Christmas behind the wire: What prisoners will be eating, drinking and doing on Christmas Day

Roast chicken and a mince pie will mark the festive season for people serving time in prison around New Zealand this Christmas. 

The Department of Corrections has revealed what Kirihimete will look like "behind the wire", with around 24,000 meals cooked by prisoners in prison kitchens on December 25. 

The lunch menu will consist of roast chicken and vegetables, while roast beef and salad sandwiches will be served for dinner. 

"Our Christmas lunch is the same at all the 17 prisons we manage nationwide and is a similar meal to what has been provided on Christmas Day for many years," says Corrections National Commissioner Rachel Leota. 

"It consists of the standard meal of chicken and vegetables that gets served normally - with the addition of a fruit mince tart to mark the day.

"In prison, Christmas is much the same as any other day, but we do host whānau activities during December so kids can celebrate with their mum or dad ahead of Christmas."

According to the Corrections website, prisoners spend the day engaged in recreational activities such as sports and can attend multi-denominational church services. 

For those wanting to buy Christmas gifts, prisoners are allowed to spend up to $70 a week on items from a local shop that sells Christmas cards or gifts.

Prisoners can receive approved gifts from friends and family, however the Corrections website notes that all items are subject to normal security processes to prevent contraband from entering the prison.

But it's not just all about gifts. In the lead-up to the festive season, Corrections staff and prisoners have been giving back to the community.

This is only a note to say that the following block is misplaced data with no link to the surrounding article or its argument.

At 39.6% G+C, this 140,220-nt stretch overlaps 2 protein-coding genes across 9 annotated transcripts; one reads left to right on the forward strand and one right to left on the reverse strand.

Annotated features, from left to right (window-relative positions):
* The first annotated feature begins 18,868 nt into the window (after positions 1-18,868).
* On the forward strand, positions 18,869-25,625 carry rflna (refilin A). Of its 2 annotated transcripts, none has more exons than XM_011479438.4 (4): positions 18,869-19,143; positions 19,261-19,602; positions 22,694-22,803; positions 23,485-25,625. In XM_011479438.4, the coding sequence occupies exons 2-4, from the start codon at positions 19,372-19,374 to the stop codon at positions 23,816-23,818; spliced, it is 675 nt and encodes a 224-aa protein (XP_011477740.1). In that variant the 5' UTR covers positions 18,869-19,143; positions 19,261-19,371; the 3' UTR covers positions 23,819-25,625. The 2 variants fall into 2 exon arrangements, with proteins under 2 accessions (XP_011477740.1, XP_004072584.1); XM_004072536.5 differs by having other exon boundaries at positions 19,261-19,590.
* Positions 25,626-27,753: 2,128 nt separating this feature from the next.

Women and staff at Arohata Prison performed songs, dance and kapa haka at a Christmas concert raising money for local, women-focused charities and projects, including Women's Refuge.

Prisoners at Otago Corrections Facility used their carpentry skills to build toys for around 100 children who are spending Christmas in Dunedin Hospital.

Meanwhile, men at Auckland Prison have refurbished bicycles and Tonka toys to donate as gifts for children through the Prison Fellowship of New Zealand's Angel Tree Christmas initiative.

"Christmas gives people in prison and on community-based sentences an opportunity to use their skills to make a difference in their local communities. This also gives them a sense of purpose, which is a positive step in their rehabilitation," says Leota.

"We operate a 24-hour service for 365 days a year, so this means many of our frontline staff will be away from their whānau at Christmas too. I'd like to thank them for their commitment to ensuring the safe and secure operation of prisons, and management of offenders in the community during the holiday period."




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